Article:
How to Change Mouse Wheel & Touchpad Scroll Speed in Ubuntu 20.04/22.04/Debian 11

Want to change the mouse wheel or touchpad two finger scroll speed in GNOME? Here’s how to do the trick in Ubuntu and Debian Linux.

GNOME desktop does not have a configure option to set scroll speed in system settings (aka gnome-control-center). Though, an issue has been created 2 years ago to request the feature in Gnome development page.

For the desktop session on Xorg, there’s a good command line tool “imwheel” can do the job. Though, there’s no good alternative for Gnome Wayland so far.

NOTE: This tutorial is tested and works on Ubuntu 20.04, Debian 11,  and Ubuntu 22.04 on Xorg (or app runs as XWayland) in my case.

Step 1. Install imwheel:

First, search and open ‘terminal’ window from Activities overview screen.

When terminal opens, run command to install imwheel package:

sudo apt install imwheel
Tip: The package is also available in Fedora, openSUSE, Arch Linux repositories.
Install imwheel on Ubuntu/Debian based systems

Step 2. Create config file:

After installed the tool, run command to create a configuration file:

gedit ~/.imwheelrc

For Ubuntu 22.10+, replace gedit with gnome-text-editor, or use nano that works in most Linux.

The command will create and open the ‘.imwheelrc‘ file via gedit text editor. When it opens, paste following lines:

# Speed up scrolling and pass unchanged for zoom and side buttons
None, Up, Button4, 4
None, Down, Button5, 4
Shift_L, Up, Shift_L|Button4, 4
Shift_L, Down, Shift_L|Button5, 4
Control_L, Up, Control_L|Button4
Control_L, Down, Control_L|Button5
None, Thumb1, Alt_L|Left
None, Thumb2, Alt_L|Right

Here are descriptions for each lines:

  • The first line started with # is comment that does not function.
  • The “.*” tell to function for all apps. User may use something else, such as “^chromium$” to make it for chromium only.
  • The 3th and 4th lines started with “None”, set the scroll speed to 4. Change the number as you mind to increase or decrease the speed.
  • And, the next 4 lines configure the left Shift+ and Ctrl+ mouse scroll speed. In the case, “Ctrl+scroll” is left unchanged.
  • The last 2 lines tell the side buttons unchanged. Use may skip them if NO side buttons present.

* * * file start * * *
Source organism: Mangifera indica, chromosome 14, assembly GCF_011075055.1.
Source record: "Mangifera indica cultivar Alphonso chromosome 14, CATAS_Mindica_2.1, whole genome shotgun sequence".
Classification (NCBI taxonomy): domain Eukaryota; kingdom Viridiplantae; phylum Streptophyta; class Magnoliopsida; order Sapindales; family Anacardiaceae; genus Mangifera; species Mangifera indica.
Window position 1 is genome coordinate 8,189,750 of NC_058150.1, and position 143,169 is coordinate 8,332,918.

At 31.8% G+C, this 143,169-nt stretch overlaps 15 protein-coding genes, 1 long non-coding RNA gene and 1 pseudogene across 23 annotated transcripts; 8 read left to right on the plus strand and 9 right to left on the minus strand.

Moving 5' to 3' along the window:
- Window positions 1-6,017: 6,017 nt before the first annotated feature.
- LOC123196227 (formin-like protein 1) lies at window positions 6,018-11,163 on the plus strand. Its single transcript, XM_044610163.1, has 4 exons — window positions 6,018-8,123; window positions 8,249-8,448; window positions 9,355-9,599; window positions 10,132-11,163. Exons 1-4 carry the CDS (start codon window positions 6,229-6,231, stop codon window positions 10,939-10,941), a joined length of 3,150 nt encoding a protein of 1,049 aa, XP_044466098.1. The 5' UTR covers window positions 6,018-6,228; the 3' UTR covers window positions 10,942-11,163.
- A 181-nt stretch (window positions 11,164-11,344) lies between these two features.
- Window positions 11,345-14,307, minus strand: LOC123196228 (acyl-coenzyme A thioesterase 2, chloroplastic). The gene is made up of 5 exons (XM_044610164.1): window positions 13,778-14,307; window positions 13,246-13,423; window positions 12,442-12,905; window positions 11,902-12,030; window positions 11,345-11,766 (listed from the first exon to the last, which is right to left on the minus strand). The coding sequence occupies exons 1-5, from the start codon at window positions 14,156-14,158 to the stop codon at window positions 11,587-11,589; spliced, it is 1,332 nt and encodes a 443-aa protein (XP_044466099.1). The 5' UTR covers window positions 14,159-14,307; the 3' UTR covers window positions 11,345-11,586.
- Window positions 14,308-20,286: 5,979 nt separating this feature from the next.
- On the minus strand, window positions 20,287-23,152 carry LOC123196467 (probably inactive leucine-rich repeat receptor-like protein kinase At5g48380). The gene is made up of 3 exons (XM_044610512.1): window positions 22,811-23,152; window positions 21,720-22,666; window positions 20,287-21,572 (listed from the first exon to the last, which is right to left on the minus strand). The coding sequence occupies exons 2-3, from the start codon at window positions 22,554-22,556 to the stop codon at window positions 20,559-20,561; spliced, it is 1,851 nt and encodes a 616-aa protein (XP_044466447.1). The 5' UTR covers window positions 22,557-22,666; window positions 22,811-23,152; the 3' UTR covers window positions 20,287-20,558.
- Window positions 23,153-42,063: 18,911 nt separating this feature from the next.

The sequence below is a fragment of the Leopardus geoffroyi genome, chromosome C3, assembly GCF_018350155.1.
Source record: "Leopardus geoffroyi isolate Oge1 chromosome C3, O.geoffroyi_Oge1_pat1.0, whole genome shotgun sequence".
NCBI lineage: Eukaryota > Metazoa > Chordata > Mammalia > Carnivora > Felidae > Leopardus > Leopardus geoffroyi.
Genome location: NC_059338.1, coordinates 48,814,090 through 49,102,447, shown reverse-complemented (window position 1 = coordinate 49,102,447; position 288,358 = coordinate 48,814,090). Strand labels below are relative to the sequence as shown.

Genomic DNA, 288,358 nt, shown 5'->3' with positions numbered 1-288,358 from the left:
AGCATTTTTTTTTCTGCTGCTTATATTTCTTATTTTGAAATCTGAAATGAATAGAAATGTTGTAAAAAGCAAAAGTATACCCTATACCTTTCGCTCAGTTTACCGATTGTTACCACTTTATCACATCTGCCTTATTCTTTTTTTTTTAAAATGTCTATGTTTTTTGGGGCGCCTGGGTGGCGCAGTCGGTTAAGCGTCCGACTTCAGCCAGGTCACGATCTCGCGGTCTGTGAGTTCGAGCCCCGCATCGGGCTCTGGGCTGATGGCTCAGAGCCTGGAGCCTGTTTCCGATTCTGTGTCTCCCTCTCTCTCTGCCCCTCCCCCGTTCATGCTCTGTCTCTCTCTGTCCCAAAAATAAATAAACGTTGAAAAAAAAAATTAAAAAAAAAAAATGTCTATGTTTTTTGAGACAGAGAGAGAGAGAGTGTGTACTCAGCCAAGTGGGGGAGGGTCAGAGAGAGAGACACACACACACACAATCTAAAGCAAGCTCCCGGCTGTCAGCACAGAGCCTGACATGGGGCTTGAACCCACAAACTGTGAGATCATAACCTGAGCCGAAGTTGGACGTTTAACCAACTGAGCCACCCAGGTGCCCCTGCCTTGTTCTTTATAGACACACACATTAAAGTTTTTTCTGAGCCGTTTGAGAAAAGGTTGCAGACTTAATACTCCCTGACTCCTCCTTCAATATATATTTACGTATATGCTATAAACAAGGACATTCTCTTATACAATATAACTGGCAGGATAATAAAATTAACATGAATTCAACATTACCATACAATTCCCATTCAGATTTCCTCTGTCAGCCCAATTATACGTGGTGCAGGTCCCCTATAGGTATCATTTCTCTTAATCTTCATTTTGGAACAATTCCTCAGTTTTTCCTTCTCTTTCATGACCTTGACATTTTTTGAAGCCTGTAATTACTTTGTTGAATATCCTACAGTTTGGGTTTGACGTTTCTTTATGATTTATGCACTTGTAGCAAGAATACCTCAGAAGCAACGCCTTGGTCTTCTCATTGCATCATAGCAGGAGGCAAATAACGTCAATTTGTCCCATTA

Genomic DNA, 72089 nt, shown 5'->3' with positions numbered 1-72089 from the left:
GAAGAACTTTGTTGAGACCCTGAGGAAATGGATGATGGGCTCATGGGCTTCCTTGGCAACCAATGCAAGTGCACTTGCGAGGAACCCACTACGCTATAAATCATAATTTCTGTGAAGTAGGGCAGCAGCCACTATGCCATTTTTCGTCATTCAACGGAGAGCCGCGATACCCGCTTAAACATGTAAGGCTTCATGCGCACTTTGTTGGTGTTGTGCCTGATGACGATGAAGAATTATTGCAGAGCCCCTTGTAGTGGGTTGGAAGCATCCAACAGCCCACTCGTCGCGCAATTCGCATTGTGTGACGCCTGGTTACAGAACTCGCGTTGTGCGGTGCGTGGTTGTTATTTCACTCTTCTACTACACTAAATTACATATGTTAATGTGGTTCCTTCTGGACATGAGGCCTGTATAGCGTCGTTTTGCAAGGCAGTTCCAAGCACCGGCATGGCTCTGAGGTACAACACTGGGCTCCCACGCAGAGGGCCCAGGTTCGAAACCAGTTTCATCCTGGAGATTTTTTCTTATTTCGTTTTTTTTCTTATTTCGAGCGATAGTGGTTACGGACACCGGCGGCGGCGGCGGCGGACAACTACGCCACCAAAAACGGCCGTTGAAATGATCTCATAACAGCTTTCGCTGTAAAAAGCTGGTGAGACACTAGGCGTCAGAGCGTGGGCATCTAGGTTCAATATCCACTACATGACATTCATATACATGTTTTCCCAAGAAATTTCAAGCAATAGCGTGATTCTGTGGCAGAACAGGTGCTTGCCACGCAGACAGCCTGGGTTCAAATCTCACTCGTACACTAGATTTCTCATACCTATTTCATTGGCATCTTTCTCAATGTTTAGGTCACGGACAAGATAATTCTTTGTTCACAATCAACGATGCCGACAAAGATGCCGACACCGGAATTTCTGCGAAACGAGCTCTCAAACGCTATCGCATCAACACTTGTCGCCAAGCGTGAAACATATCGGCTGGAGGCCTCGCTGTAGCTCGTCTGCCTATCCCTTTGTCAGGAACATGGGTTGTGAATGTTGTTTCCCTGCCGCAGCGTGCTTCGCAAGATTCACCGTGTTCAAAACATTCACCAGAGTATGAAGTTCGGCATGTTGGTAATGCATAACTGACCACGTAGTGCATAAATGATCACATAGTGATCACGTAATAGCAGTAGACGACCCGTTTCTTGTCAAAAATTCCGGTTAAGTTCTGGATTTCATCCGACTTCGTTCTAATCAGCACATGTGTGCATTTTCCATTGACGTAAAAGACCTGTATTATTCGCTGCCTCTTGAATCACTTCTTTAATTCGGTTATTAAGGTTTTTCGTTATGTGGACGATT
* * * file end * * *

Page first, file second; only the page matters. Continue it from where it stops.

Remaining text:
scroll speed settings

Step 3. Verify:

After installed imwheel and setup the config file, now run imwheel command in terminal:


Then open a web page and scroll either via mouse wheel or touchpad 2 finger gesture. If it works, go continue Step 4.

If NOT working properly, kill the process and re-configure the ‘.imwheelrc’ file via the previous step.

sudo kill -9 PID
NOTE: Running imwheel command will tell you the PID (Process ID) in terminal output.
Or run ps ax |grep imwheel to find it.

Step 4. Make ‘imwheel’ runs automatically on startup:

If everything is working OK, you may now make the tool starts automatically on startup. And, here’s how to do the trick by creating a user service.

  • Firstly, open terminal and run command to create “.config/systemd” folder:
    mkdir ~/.config/systemd
  • Next, create a user subdirectory. It will output warnings if folder already exist. Just skip them.
    mkdir ~/.config/systemd/user
  • Now, run command to create a service file under that directory and edit via gedit text editor:
    gedit ~/.config/systemd/user/imwheel.service

When file opens, paste following lines for the service will start with 30 seconds delay.


ExecStartPre=-/bin/sleep 30
ExecStart=/usr/bin/imwheel -d
ExecStop=/usr/bin/pkill imwheel


Finally, enable this service via command:

systemctl --user --now enable imwheel.service

In next boot, user may check the “imwheel” status via command:

systemctl --user status imwheel.service

It should outputs ‘active (running)‘ in green indicates the service starts properly! Note: there are 30 seconds delay, so check it a moment later after login.

How to Restore:

For any reason, there are options to uninstall imwheel and restore the scroll speed. Firstly, open terminal by searching from ‘Activities‘ overview. Then, run following commands one by one:

  • Disable the imwheel service:
    systemctl --user --now disable imwheel.service
  • Remove the service file:
    rm ~/.config/systemd/user/imwheel.service
  • Uninstall imwheel via command:
    sudo apt remove imwheel
  • And, clear the configuration file via command:
    rm ~/.imwheelrc

That’s all. Enjoy!

Hi, I'm Merilyn Ne, a computer geek working on Ubuntu Linux for many years and would like to write useful tips for beginners. Forgive me for language mistakes. I'm not a native speaker of English.